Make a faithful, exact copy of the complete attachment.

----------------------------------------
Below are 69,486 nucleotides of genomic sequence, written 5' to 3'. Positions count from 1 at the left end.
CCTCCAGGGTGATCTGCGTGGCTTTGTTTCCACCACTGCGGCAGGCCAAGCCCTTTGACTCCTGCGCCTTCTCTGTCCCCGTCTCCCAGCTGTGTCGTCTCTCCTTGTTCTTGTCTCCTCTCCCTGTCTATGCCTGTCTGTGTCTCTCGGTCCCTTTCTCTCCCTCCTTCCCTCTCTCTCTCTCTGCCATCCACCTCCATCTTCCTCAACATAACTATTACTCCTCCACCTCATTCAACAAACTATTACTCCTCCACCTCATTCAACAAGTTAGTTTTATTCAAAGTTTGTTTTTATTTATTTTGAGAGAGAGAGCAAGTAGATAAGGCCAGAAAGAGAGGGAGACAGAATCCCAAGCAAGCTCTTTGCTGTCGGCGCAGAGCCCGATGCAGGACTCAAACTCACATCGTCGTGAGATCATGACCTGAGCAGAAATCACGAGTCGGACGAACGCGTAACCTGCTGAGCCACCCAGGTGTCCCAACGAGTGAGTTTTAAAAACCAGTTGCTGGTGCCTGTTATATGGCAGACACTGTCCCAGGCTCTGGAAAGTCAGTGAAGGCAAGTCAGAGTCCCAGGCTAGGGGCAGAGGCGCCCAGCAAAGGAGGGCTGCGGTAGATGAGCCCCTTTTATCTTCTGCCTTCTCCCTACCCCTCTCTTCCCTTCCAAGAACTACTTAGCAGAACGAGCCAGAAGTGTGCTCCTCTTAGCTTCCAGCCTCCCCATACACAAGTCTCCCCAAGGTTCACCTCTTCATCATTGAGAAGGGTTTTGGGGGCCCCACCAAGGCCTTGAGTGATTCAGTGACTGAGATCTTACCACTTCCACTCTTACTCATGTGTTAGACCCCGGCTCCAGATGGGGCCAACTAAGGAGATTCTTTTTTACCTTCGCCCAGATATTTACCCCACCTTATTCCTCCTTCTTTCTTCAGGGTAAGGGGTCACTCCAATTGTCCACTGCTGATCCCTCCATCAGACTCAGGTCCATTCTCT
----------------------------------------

Below are 69,486 nucleotides of genomic sequence, written 5' to 3'. Positions count from 1 at the left end.
CCTCCAGGGTGATCTGCGTGGCTTTGTTTCCACCACTGCGGCAGGCCAAGCCCTTTGACTCCTGCGCCTTCTCTGTCCCCGTCTCCCAGCTGTGTCGTCTCTCCTTGTTCTTGTCTCCTCTCCCTGTCTATGCCTGTCTGTGTCTCTCGGTCCCTTTCTCTCCCTCCTTCCCTCTCTCTCTCTCTGCCATCCACCTCCATCTTCCTCAACATAACTATTACTCCTCCACCTCATTCAACAAACTATTACTCCTCCACCTCATTCAACAAGTTAGTTTTATTCAAAGTTTGTTTTTATTTATTTTGAGAGAGAGAGCAAGTAGATAAGGCCAGAAAGAGAGGGAGACAGAATCCCAAGCAAGCTCTTTGCTGTCGGCGCAGAGCCCGATGCAGGACTCAAACTCACATCGTCGTGAGATCATGACCTGAGCAGAAATCACGAGTCGGACGAACGCGTAACCTGCTGAGCCACCCAGGTGTCCCAACGAGTGAGTTTTAAAAACCAGTTGCTGGTGCCTGTTATATGGCAGACACTGTCCCAGGCTCTGGAAAGTCAGTGAAGGCAAGTCAGAGTCCCAGGCTAGGGGCAGAGGCGCCCAGCAAAGGAGGGCTGCGGTAGATGAGCCCCTTTTATCTTCTGCCTTCTCCCTACCCCTCTCTTCCCTTCCAAGAACTACTTAGCAGAACGAGCCAGAAGTGTGCTCCTCTTAGCTTCCAGCCTCCCCATACACAAGTCTCCCCAAGGTTCACCTCTTCATCATTGAGAAGGGTTTTGGGGGCCCCACCAAGGCCTTGAGTGATTCAGTGACTGAGATCTTACCACTTCCACTCTTACTCATGTGTTAGACCCCGGCTCCAGATGGGGCCAACTAAGGAGATTCTTTTTTACCTTCGCCCAGATATTTACCCCACCTTATTCCTCCTTCTTTCTTCAGGGTAAGGGGTCACTCCAATTGTCCACTGCTGATCCCTCCATCAGACTCAGGTCCATTCTCT